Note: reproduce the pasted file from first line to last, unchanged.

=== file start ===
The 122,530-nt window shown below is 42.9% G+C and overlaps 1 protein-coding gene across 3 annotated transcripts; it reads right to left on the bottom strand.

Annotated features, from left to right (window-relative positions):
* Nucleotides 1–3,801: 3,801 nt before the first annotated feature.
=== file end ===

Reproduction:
The 122,530-nt window shown below is 42.9% G+C and overlaps 1 protein-coding gene across 3 annotated transcripts; it reads right to left on the bottom strand.

Annotated features, from left to right (window-relative positions):
* Nucleotides 1–3,801: 3,801 nt before the first annotated feature.